There are big changes afoot for me this year, and one of the biggest is more focus on both clicker training and nose work. I’ve posted a few times about nose work over the holidays. (There is more coming.) Here is the first in a series of posts about clicker training.
In November I enrolled in the Karen Pryor Academy Dog Trainer Program. Karen Pryor and her students are best known for clicker training. This is a departure for me. I’ll get into what lead me to this decision in a later post. Today I’d like to share some of the fun homework I had over the holidays.
Capturing a Behavior
Capturing is exactly when it sounds like: catching the dog (or other animal) doing the behaviors we’re looking for!
The first step is to figure out what you want to train. This is best done not by deciding what you want and then training the dog, but observing what he does and then decided what we want to work with. What does your dog do on his own, with no encouragement from you? Does he sit? Lie down? Lift a paw? Tilt his head? Any behavior you see can be captured.
Once you have selected the behavior you want, get your clicker, a bunch of treats, a timer, and a pad and paper. If you have not worked with your dog before with a clicker, take some time to click-and-treat, click-and-treat etc., for a few minutes to make sure he understands that a click means a treat is coming.
Now watch your dog. Every time he does what you want click and treat. Here I am starting to capture Buddha’s paw lift:
You want to click *as the dog performs the behavior* not afterwards. It takes some time to get the timing right. I chose a nice "big" behavior to capture with Buddha so I had room to be sloppy.
It’s important to break up your training sessions into 2 or 3 minute chunks – don’t work for so long that you or your dog get tired or discouraged. You can mix in some play in between, and this training may take a few days. Remember, it’s supposed to be fun!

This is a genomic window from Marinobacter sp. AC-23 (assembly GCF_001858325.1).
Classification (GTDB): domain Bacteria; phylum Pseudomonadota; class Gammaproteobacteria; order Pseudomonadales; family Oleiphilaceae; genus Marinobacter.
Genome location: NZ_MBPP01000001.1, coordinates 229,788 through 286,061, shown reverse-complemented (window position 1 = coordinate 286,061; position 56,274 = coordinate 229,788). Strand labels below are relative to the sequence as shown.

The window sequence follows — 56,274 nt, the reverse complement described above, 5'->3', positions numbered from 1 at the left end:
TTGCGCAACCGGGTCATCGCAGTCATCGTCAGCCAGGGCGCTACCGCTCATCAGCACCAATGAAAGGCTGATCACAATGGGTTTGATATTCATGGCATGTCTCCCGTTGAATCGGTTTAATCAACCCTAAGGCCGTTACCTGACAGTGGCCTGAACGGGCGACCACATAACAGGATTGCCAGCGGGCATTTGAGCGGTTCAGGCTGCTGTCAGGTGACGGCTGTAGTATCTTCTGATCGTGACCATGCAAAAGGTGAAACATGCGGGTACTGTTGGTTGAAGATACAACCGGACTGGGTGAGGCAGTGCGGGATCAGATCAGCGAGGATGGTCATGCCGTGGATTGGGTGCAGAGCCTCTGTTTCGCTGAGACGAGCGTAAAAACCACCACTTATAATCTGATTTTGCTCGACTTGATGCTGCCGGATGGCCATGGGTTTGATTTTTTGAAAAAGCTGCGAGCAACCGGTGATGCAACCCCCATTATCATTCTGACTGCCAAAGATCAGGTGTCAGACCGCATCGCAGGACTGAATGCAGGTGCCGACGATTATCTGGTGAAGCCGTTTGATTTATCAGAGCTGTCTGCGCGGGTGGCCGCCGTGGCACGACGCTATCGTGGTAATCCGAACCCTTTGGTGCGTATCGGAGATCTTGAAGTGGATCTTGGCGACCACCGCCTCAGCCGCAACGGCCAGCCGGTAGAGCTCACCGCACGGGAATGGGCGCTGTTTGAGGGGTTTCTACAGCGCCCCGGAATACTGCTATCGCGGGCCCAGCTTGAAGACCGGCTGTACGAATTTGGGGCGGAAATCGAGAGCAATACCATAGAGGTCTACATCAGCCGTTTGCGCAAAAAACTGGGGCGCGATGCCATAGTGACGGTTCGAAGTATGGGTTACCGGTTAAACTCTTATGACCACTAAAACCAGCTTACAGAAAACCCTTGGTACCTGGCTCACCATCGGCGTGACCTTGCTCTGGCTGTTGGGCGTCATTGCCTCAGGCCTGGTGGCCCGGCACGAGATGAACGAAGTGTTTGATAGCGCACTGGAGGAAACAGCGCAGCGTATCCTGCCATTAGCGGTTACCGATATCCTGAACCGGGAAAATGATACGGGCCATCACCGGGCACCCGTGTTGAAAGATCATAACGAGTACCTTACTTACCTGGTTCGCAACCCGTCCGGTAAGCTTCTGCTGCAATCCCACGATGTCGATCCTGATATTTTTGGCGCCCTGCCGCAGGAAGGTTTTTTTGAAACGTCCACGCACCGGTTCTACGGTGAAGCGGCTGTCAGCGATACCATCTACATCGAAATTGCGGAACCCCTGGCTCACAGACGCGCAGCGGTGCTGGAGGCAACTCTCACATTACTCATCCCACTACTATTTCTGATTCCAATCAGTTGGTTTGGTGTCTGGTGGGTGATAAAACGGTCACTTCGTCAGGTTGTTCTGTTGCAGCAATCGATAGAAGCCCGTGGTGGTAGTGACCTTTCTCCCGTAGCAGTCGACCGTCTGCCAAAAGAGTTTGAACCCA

Putting it On Cue
After a while your dog will start to offer the behavior more often. He will start to expect the click when he does what your looking for, and you will start to anticipate when he will do it. Now it is time to start counting.
Set your timer and keep count of how many times you click. (If you can get someone to help you, they can keep count.) When you can get to 10 or more clicks a minute, it’s time for the cue! A cue can be anything that your dog can see, hear, feel or smell. (Detection dogs use the smell of drugs as a cue.)
When you see your dog is about to perform the behavior, give the cue and then click and treat when he does it. Lather, rinse, repeat.
After some time you will see that your dog is waiting to hear (or see) the cue. Continue to click and treat when you ask for it, but do not reward him for doing it on his own. Buddha was having problems with this in the video above. This will teach your dog that when you’re working together, he should perform the behavior only when asked. At the same time don’t reward him for doing something else when you give the cue. Make sure he understands the relationship between the cue and the behavior.
The dog training program is a comprehensive course. So comprehensive that after I was done capturing behaviors with a dog, I was required to work with another species!
I am working on getting Spike to peck his mirror on cue. It’s a very different game, but I am having a great time with it!
I have started a Youtube playlist right here. It has a few more videos on it, and I will be adding more as I go.